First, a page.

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GSK Faces New Zofran Lawsuit Alleging Drug Caused Heart Defects

infant in NICUA plaintiff has filed a lawsuit in Louisiana, alleging use of Zofran during pregnancy led to birth defects in her newborn son. The complaint joins dozens of others filed against Zofran manufacturer GlaxoSmithKline, most of which are now coordinated in multidistrict litigation in U.S. District Court in Massachusetts.

According to the complaint, the plaintiff was prescribed Zofran during her 2006 pregnancy. After her son was born, he was diagnosed with atrial septal defect and partial anomalous pulmonary venous return. The child has required two surgeries to correct the defects, which the plaintiff directly attributes to her use of Zofran during her pregnancy.

The plaintiff asserts that her use of Zofran began during the period of her pregnancy when the child in utero was undergoing development of cardiac tissues. The plaintiff further argues that had she known about the risks of Zofran during pregnancy, she would not have chosen to take the drug to treat her morning sickness.

About Zofran

Zofran is a potent anti-nausea drug approved by the FDA to treat nausea and vomiting that frequently occurs when a patient is undergoing radiation or chemotherapy. The active ingredient in Zofran, ondansetron, works on nausea by blocking serotonin signals that trigger the stomach upset. The drug is often prescribed off-label to treat morning sickness, a use promoted by GlaxoSmithKline despite the fact that there has been debate about the safety of Zofran during pregnancy.

In her complaint, the plaintiff points out the GlaxoSmithKline began marketing their drug as a treatment for morning sickness as early as 1998. At that time, no prescription medication existed to effectively treat morning sickness, so the market for the drug was significant. The complaint adds that the company offered large cash incentives to healthcare providers that prescribed their drug for morning sickness.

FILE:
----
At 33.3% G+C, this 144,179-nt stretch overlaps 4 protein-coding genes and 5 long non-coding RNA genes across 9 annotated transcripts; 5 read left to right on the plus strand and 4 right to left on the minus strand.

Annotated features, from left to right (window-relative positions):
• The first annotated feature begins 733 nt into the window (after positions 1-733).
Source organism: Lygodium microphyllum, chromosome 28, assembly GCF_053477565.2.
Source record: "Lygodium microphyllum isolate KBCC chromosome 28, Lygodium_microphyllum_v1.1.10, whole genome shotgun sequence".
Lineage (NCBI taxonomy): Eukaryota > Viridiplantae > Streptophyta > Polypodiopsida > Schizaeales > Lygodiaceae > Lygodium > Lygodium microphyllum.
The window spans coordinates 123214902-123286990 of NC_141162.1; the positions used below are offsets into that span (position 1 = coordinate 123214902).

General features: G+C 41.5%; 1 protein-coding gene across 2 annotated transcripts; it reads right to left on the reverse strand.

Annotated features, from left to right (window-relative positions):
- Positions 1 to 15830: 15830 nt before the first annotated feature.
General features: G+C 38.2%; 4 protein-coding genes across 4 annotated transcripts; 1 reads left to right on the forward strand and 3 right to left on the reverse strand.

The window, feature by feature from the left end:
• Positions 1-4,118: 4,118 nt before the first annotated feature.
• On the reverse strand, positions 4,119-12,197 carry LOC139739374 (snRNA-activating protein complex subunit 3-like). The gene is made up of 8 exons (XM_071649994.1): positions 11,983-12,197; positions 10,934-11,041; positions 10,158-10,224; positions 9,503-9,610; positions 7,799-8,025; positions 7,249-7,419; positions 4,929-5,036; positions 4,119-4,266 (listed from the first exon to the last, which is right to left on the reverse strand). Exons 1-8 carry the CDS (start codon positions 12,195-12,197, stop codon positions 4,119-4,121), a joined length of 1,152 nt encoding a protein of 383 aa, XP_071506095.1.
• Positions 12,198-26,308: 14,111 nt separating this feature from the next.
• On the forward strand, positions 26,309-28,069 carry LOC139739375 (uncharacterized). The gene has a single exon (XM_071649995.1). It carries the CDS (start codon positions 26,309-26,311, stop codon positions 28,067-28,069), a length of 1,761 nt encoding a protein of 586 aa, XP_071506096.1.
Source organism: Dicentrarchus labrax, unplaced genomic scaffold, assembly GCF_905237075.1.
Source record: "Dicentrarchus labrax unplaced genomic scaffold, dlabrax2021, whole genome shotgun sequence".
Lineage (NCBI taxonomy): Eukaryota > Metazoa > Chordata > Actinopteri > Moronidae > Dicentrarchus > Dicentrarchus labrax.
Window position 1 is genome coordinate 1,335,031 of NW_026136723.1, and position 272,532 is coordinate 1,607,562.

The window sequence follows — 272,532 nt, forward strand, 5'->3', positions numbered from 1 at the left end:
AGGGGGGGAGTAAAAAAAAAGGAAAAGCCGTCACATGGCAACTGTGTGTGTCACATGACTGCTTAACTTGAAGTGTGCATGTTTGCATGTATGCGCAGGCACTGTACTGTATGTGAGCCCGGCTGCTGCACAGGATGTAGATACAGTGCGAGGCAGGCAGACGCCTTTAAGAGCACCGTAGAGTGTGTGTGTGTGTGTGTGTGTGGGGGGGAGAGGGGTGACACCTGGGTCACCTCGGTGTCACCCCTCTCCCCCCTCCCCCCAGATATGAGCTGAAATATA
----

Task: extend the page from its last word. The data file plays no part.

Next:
The popularity of the drug continued to climb and by 2002, Zofran was the top-prescribed drug to treat morning sickness in the U.S. However, reports of potential complications began to concern some medical providers and patients. In addition, studies started to be conducted that revealed potential drawbacks and even dangers of the drug for pregnant women.

Studies raise concerns

A 2012 study by the Slone Epidemiology Center in Boston and the Centers for Disease Control and Prevention (CDC) found that mothers that took Zofran during pregnancy had a two-fold increased risk of cleft palate in their children. A 2014 study found that Zofran use during pregnancy also increased the risk for some types of cardiac deformities, particularly a cardiac septum defect.

The FDA has listed Zofran as a Class B pregnancy drug, which means the drug has been shown to be safe during pregnancy in animal testing only. The drug’s safety has yet to be proven in studies on human subjects. The FDA warns that while animal tests can be indicative of a drug’s safety in humans, it is not a guarantee that the drug is safe for human use.

No family history of birth defects

The plaintiff claims that the birth defects in her newborn son could not be attributed to any genetic cause, since there is no family history of these specific abnormalities. In addition, the mother plaintiff has given birth to two additional children, neither of which has any of these types of birth defects.

The birth defects suffered by her son have caused him “severe and permanent pain and suffering, mental anguish, medical expenses and other economic and non-economic damages.” The child will require constant medical monitoring and treatment.

The Zofran lawsuit is seeking general, consequential and compensatory damages, as well as any additional compensation the jury sees fit to award.

  1. U.S. Judicial Panel for Multidistrict Litigation, MDL Statistics Report: Distribution of Pending MDL Dockets by District,

  2. Pub Med, Use of Ondansetron during Pregnancy and Congenital Malformations in the Infant,

  3. PMC, Is Ondansetron Safe for Use during Pregnancy,

  4. The Daily Beast, Is this Anti-Nausea Pill Safe for Pregnant Women?